And last night, to mark Vicki's birthday we headed downtown once again to see that same JP Quesnelle in White Rabbit Red Rabbit.  Not only does WRRR feature the producing debut of Peter J (him again!) but it also is structured such that no performer is ever allowed to do it more than once.  That's right: the dozen shows scheduled here in town this month will each have a different local artist in them!  How crazy is that?  The play, written by Iranian Nassim Soleimanpour as a way to "travel the world when he couldn't," can only ever be performed by someone who's never done it before.  Not only that, the actor or actress only receives the script as he or she walks on stage that night.  No preparation is allowed, as it's designed to be as much an act of discovery for the artist as it is for the audience.  Among the many treats of seeing Justin do White Rabbit Red Rabbit was watching the wheels turn in his head as he encountered each new twist or revelation in the script, page by page, in real-time.  Fortunately for those of us in attendance, he was more than up to the challenge!  There's even a small amount of audience participation involved in WRRR, and I was lucky enough to take part in it near the end.  That was a wonderful experience, and a terrific night overall.  We're already making plans to go see WRRR again, with (naturally) another top-notch artist on stage.

I'd say that our recent spate of live entertainment has felt like the very best Fringe experiences we've had, and that's a huge compliment.  The local arts scene is definitely alive and thriving right now!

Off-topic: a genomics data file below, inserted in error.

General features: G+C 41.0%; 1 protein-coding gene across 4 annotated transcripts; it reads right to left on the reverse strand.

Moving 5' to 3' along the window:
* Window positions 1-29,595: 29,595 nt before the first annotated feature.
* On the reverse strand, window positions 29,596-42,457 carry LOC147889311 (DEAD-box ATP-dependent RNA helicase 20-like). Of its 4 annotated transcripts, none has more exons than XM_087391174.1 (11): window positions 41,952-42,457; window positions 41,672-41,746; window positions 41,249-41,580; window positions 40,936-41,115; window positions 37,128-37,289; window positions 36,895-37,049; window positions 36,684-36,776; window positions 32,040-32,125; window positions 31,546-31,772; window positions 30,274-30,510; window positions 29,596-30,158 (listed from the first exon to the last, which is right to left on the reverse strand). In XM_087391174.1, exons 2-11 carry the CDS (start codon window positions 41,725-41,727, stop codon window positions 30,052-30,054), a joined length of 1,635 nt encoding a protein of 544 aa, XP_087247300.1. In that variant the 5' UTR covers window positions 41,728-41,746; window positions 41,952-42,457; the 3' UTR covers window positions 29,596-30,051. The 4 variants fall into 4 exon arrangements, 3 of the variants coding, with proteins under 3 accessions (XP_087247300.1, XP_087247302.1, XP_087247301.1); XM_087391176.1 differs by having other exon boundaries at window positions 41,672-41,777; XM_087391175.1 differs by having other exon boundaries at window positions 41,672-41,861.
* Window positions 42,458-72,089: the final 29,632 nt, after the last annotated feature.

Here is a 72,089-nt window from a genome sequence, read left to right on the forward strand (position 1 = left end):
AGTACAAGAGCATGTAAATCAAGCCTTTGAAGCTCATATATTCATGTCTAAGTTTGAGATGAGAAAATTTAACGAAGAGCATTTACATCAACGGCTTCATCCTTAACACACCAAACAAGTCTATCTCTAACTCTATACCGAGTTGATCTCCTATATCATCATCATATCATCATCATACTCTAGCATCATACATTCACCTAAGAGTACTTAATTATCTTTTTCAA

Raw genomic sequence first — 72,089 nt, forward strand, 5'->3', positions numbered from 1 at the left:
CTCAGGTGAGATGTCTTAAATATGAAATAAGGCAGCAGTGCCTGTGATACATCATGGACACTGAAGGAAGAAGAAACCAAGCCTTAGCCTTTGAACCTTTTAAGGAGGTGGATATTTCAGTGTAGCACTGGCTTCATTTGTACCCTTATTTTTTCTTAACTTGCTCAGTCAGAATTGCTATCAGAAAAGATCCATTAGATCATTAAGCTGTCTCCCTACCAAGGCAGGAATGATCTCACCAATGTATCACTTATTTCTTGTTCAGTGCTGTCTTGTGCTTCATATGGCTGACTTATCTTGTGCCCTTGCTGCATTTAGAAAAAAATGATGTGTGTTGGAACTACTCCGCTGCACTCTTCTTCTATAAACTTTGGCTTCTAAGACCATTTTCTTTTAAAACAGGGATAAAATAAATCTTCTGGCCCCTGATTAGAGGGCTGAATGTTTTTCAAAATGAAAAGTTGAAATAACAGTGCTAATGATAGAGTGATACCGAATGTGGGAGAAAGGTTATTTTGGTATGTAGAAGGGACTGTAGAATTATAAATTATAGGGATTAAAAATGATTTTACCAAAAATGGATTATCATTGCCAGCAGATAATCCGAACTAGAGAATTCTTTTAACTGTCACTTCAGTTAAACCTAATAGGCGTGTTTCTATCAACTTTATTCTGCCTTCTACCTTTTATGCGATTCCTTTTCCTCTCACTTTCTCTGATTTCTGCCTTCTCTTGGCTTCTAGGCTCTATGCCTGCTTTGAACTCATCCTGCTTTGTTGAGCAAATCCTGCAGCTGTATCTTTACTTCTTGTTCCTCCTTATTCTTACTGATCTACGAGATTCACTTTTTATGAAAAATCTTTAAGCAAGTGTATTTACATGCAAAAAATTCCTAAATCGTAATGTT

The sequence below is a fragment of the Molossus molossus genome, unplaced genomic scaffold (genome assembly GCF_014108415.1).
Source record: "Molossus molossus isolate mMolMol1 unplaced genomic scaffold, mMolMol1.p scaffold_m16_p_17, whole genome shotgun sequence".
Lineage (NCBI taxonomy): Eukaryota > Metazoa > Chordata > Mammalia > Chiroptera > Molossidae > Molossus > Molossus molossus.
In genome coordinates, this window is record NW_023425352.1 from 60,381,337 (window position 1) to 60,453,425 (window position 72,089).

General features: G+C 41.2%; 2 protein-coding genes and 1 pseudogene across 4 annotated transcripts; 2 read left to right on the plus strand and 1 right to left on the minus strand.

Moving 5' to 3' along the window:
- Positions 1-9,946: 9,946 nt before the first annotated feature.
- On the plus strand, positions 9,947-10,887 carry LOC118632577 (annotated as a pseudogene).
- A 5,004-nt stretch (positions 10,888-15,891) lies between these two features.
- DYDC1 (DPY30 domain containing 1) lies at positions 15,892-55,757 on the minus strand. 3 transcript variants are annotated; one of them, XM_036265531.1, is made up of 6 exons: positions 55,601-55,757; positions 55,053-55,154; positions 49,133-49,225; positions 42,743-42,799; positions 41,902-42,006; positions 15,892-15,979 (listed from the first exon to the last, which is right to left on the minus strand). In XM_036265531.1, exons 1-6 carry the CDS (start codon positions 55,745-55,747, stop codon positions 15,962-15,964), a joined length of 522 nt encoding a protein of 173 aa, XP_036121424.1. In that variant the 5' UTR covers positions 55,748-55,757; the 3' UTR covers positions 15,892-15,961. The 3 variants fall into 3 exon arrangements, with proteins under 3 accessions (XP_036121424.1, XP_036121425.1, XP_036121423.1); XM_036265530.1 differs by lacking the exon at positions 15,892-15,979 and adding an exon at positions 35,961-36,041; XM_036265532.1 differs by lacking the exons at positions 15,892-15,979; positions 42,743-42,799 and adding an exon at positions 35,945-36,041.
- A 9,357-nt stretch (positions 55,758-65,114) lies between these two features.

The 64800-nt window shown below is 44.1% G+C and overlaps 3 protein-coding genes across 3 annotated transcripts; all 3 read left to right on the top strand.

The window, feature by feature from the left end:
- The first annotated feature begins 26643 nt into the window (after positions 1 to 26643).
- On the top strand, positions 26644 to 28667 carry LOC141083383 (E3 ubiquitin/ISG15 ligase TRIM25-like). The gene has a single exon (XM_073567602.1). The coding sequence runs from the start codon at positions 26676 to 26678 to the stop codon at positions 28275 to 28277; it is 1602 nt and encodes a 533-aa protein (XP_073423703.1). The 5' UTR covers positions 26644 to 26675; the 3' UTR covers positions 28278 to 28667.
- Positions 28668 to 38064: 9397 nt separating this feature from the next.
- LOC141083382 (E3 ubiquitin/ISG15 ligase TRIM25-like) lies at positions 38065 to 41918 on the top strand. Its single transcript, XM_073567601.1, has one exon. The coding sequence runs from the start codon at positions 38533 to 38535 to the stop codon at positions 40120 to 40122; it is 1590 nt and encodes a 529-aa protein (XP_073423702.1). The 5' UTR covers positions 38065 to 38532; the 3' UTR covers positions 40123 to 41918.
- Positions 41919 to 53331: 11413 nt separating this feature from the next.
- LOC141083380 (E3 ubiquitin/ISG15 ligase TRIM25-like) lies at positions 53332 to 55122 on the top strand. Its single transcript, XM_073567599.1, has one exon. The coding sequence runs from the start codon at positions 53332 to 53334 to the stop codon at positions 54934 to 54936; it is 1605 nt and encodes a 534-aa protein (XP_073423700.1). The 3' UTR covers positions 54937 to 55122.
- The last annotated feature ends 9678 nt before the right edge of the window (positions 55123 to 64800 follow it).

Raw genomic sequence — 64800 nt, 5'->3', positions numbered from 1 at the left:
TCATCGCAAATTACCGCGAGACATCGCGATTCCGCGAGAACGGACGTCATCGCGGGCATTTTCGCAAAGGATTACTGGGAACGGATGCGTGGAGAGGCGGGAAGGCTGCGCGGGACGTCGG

Saturday, March 08, 2014

# 37 For # 23

Today is our 23rd wedding anniversary, and Vicki surprised me with a Golden Age issue of Batman, issue # 37.  I was a little worried when I saw the cover, as it looked so familiar to me that I was sure I must already own a copy of it.  She was pretty sure I didn't, however, and eventually I solved the mystery by digging into my closet:

Of course the cover image had seemed totally familiar to me: I'd worn it on my chest dozens of times over the years! What a great treat to now own the comic, as well.

23 years and Vicki still knows how to make me happy and test my memory at the same time...

Friday, March 07, 2014

Unveiling Leap Of Faith

It's time to finally release some information about my 4th novel, Leap of Faith, which arrives on Sunday, April 13th at the Book Launch Party to be held in our home.  I've been very close-mouthed about the book up until now but that's about to change.

First of all, here's the cover, produced by Ms. Dana Chapman of Brantford, Ontario:



As for what Leap of Faith is about, here's the back cover blurb:

While waiting for the bill for her lunch, Maggie Stillwell is asked for directions by a stranger who casually mentions that he's a time traveler.  She naturally assumes he's either joking or crazy, and doesn't give it another thought.  Later that day, however, she receives an email from someone calling himself 'TimeTraveler355' despite the fact that Maggie hadn't even given the stranger her name.  The unexpected email predicts five upcoming events including a political scandal, a rigged election and the bombing of a busy American mall.  At the end of the email is an invitation to meet again at the same diner five days later.  Maggie laughs it off as a strange prank of some sort. 


But then the predictions start coming true... and Maggie slowly begins to confront the possibility that the stranger may be exactly what he claims to be.  If so, however, then what is he doing in 2014 and why is he so interested in her?


Leap of Faith, the fourth novel from Matt L. Holmes, takes the reader on an amazing journey of discovery as its female protagonist attempts to come to terms with the bizarre series of events suddenly unfolding in her life.  Prepare to have your mind blown by each new development in this tale of lost love and leaps of faith.


Mr. Holmes, author of Game Over, No Brother of Mine and Old Wounds, has crafted a wild ride that will force readers to challenge their assumptions at every turn. 


And with that, you may now discuss...